März 21. 2024

Brazil: Spotlight Q&A with Aline Fidelis - The New Equal Pay Law


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  • The new Brazilian equal pay law introduces new obligations on employers with 100 or more employees. Failure to comply will lead to fines.
  • Employers must submit employment information to the Brazilian Ministry of Labor by certain deadlines, and publish the Ministry of Labor’s “Transparency Report” on their websites or social media.
  • If notified of salary discrepancies, employers must prepare an action plan to mitigate workplace inequality within 90 days of notification.

Can you provide some background to the new equal pay law?

The Law No. 14,611, also known as the Brazilian equal pay law, came into force on July 4, 2023. It is regulated by Decree No. 11,795, of 2023, and by the Brazilian Ministry of Labor’s Ordinance No. 3,714.

The new provisions aim to reduce workplace inequalities based on gender and other characteristics such as race, ethnicity, nationality, and age, as well as to guarantee equal pay. The law establishes new obligations that employers in Brazil must comply with concerning the adoption of mechanisms for transparency and, if necessary, actions to mitigate salary differences.

What are the key provisions of the new law?

The new equal pay law established a new directive for equal pay, primarily with respect to the identification of salary differences between men and women, but it also considers other characteristics, e.g., race, ethnicity, nationality, age, etc. Under the new regulation, the Brazilian Ministry of Labor will prepare and disclose a Salary and Remuneration Criteria Transparency Report (“Transparency Report”) in March and September of each year, covering employers with 100 or more employees. The Transparency Report will contain statistical information regarding internal salary differences, which employers are required to make publicly available on their website or social media.

The Transparency Report will be based on (i) the public employment information required by law to be posted on eSocial, the Brazilian government’s platform for information regarding employment, tax and social security; and (ii) additional information regarding internal remuneration practices and policies previously provided by the employer to the Ministry of Labor in February1  and August.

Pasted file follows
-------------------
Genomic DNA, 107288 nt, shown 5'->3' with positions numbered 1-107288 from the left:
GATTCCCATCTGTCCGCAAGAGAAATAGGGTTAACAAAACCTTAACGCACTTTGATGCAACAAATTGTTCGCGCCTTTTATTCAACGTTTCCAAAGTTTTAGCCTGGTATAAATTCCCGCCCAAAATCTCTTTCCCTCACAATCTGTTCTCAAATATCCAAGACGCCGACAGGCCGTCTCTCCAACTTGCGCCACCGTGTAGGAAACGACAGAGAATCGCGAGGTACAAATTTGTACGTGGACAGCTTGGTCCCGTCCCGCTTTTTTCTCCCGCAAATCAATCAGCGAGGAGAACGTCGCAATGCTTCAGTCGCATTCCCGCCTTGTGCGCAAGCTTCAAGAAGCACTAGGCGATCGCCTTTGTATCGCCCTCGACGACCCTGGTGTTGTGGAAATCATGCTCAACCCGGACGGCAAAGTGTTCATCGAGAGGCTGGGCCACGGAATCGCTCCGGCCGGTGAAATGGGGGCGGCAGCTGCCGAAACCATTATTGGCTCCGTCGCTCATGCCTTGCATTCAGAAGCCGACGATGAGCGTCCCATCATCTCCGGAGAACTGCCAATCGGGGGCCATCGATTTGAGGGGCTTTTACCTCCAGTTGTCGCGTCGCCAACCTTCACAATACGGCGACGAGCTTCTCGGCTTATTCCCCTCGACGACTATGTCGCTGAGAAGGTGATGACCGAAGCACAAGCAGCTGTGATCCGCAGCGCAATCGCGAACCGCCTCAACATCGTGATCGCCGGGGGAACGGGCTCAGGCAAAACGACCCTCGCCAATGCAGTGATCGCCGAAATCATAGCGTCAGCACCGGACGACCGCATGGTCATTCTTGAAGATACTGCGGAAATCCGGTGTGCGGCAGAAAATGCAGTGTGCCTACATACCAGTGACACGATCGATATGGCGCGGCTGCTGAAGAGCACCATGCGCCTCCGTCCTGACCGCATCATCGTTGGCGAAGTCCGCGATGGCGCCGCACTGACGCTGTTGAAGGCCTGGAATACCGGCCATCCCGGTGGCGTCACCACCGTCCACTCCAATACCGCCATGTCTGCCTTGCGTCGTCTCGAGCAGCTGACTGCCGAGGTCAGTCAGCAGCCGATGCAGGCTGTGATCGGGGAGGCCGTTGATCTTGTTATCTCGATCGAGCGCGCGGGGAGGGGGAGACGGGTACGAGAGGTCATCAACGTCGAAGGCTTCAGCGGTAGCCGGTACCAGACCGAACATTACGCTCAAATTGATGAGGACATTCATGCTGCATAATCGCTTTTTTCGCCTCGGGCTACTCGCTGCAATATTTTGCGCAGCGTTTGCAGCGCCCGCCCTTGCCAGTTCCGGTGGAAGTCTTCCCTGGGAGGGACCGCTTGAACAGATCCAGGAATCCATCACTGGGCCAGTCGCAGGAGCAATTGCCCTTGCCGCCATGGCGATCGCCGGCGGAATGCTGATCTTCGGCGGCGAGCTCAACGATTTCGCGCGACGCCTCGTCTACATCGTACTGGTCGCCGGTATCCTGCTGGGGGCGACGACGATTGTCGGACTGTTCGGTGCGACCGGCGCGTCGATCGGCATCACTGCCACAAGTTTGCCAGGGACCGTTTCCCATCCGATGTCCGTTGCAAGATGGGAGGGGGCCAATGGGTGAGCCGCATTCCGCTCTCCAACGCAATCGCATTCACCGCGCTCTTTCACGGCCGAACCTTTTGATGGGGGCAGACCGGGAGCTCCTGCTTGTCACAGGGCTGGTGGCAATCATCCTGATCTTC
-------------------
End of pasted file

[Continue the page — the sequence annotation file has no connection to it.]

If any salary discrepancies are identified, based on the Transparency Report, the employer may be notified by the Ministry of Labor to take action, which involves preparing an action plan to mitigate workplace inequality within 90 days from the date of notification. Preparation of the action plan must include the participation of the union that represents the employees or employees’ representatives, and the final version of the plan must be filed with the union.

Additionally, the new law provided for changes in the Brazilian Labor Code, establishing that the payment of salary differences regarding salary discrimination on the basis of gender, race, ethnic origin, or age does not preclude the employee’s right to file indemnification claims for moral damages, and that labor authorities will apply higher fines to the employer where salary discrimination is identified.

Which employers are affected?

All employers are required to guarantee a workplace free of any kind of discrimination, and it is expected the inspections and enforcement by the labor authorities from the Ministry of Labor on this matter will increase as of the enactment of the new equal pay law. However, the obligations related to the disclosure of the Transparency Report and the creation of action plans will only apply to employers with 100 or more employees. Potential fines stemming from non-compliance will be equivalent to up to 3% of the employer’s payroll, up to a limit of 100 times the Brazilian minimum wage.

What steps should employers take to comply with the new law?

In order to avoid running afoul of salary discrimination laws, it is recommended that employers adopt career and salary plans with a clear job function and salary framework based on objective criteria, as well as consider the adoption of DEI policies aimed at the reduction of any workplace inequality between men and women and other characteristics.

Regarding the procedures related to the Transparency Report, employers with 100 or more employees must:

  • observe the deadline for submission of employment information to the Ministry of Labor (i.e., the deadlines for submission of information in eSocial, and the deadline to provide additional information regarding the Transparency Report in February and August of each year);
  • publish the Transparency Report prepared by the Ministry of Labor every March and September on the company’s websites or social media to avoid potential fines by the labor authorities; and
  • if notified, prepare an action plan to mitigate workplace inequality in accordance with the law (i.e., regarding the plan’s provisions and the procedures related to the employees’ and union’s participation).



1) The deadline to submit additional information regarding the first Transparency Report in 2024 was extended to March 8.


We examine a range of topical issues: affirmative action in nine jurisdictions, navigating AI in the workplace and recruitment, the new equal pay law in Brazil, the rise of lifetime income products in CITs in the United States, the abolition of the lifetime allowance in the United Kingdom and updates in the H-1B visa lottery in the United States. We also highlight key recent global employment, benefits and mobility updates, in case you missed them.
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